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“That he passed away in 2005 and he finally gets in, I want to thank the committee members that voted for him because there were other good names on the ballot. Just the fact that they thought enough of Bill, even though he’s not here to enjoy it, to have him being honored with the Frick Award is very special.”

Fosse’s broadcasting career started in 1986, and for his first five years worked with both King and fellow Frick Award winner Lon Simmons.

“In radio broadcasting they say you have to paint a picture and Bill could paint a picture that was unbelievable,” Fosse remembered. “I was so intimidated early in working with him that I wouldn’t say a word for the first inning. He would be setting the stage and I would just sit there and listen.

“I’ve been fortunate to work for the A’s for 31 years and what I am right now is the result of being in that booth with Bill. I played baseball but as a broadcaster I was nothing and to be able to learn from Bill the art of broadcasting, having had no training, I was fortunate. To have been in the broadcast booth with one of the greatest, I feel so honored.”

Ray Fosse has been in the A’s broadcast booth for the past three decades, working with Bill King during his first years on the air. (Jean Fruth / National Baseball Hall of Fame)

Meanwhile, the 2017 season will be Korach’s 22nd season broadcasting A’s baseball, 10 of which, from 1996 to 2005, were spent working alongside King.

“I had grown up listening to him so he was an idol of mine from the time that I first heard him when I was a kid,” Korach said. “He had such a profound influence on me and my love of broadcasting. He was really gracious with me.

“His career is instructive from the standpoint that he was a man who took his craft very seriously. There was a sense of responsibility that he had, and credibility, and making sure that he got things right, and doing his homework. He was unbelievably diligent.”

When asked what they thought King’s reaction to the Frick Award news would have been, both Korach and Fosse gave similar answers.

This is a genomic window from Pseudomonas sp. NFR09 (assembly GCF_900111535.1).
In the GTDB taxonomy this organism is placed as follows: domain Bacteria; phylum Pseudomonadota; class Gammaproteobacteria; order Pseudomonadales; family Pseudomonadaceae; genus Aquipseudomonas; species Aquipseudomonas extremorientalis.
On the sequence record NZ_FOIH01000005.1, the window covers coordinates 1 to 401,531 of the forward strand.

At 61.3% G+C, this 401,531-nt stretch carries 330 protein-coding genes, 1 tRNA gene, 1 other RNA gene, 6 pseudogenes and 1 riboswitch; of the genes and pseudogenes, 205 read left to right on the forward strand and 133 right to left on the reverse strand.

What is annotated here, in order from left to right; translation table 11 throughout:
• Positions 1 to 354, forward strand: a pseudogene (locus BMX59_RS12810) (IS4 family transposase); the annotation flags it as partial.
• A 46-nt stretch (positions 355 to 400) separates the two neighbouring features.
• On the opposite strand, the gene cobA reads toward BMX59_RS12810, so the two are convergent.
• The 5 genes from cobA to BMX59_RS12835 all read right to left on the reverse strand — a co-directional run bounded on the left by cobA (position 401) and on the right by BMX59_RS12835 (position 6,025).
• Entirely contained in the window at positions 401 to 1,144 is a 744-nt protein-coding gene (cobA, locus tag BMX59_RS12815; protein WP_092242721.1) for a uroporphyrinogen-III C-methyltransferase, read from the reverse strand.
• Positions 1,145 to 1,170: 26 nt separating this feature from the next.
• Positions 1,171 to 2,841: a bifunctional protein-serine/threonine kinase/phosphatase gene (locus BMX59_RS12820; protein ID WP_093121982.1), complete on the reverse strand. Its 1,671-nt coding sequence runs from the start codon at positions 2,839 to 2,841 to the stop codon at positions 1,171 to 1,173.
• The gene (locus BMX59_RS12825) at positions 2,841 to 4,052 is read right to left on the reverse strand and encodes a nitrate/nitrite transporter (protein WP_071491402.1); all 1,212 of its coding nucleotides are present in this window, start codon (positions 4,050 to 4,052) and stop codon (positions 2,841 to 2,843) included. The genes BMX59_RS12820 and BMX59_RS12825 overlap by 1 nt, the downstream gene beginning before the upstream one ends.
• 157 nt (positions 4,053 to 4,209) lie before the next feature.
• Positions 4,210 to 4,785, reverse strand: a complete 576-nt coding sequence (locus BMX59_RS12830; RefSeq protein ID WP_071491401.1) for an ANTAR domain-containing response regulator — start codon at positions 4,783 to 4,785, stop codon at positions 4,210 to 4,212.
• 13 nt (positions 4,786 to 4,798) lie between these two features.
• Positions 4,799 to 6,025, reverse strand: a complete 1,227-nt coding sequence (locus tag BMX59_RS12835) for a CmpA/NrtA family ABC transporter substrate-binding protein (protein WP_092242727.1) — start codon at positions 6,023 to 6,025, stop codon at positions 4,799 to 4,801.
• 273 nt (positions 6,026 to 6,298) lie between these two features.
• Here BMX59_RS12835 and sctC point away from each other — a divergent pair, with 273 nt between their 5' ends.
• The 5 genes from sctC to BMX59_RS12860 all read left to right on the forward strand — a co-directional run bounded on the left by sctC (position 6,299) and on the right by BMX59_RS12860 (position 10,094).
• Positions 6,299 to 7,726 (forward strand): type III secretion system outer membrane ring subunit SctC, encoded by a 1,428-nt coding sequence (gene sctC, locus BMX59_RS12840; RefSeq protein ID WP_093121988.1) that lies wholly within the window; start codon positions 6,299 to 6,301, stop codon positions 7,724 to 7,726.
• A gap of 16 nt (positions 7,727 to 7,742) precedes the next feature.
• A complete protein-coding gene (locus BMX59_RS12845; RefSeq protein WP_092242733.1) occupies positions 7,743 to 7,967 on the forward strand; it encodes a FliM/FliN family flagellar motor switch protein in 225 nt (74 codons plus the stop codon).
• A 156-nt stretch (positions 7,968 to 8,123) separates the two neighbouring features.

There was an authenticity to Bill that I think really was something that was a quality that endeared him to people in the Bay Area. He was a very unique guy. He was his own man. What you got from Bill was the real thing.

Oakland A's broadcaster Ken Korach, on Bill King

“I think he would have been deeply humbled, very thrilled, honored and extremely proud,” Korach said. “It would have meant the world to him. And Bill didn’t live for the adulation, he didn’t live for recognition. He did it because it was what he loved to do. But the Hall of Fame is the pinnacle.”

According to Fosse, King didn’t want any attention for his success.

“He did not want anybody to think anything other than he was a broadcaster and he did his job. I don’t know if he’d really enjoy the accolades,” Fosse said. “Though it has been 11 years since he passed away, everybody will be saying, ‘Thank God he’s in,’ because he deserved to be there. Though it’s unfortunate he can’t be here to enjoy it, knowing Bill he probably would have said he didn’t deserve it. But I think deep down he believed he deserved it.

“He’d show up in Spring Training and say, ‘Man, I don’t know if I can do this.’ I’d say, ‘Bill, as brilliant as you are, if there’s ever such a thing as riding a bicycle in broadcasting, you’re riding a bicycle when you step in that booth.’ And the first game of Spring Training would be just like game 162 at the end of the regular season. That’s how prepared he was going into the season. I’m just thankful having worked with Bill King that I can say he’s now going to be in Cooperstown because he’s the best broadcaster I’ve ever seen.”


Bill Francis is a Library Associate at the National Baseball Hall of Fame and Museum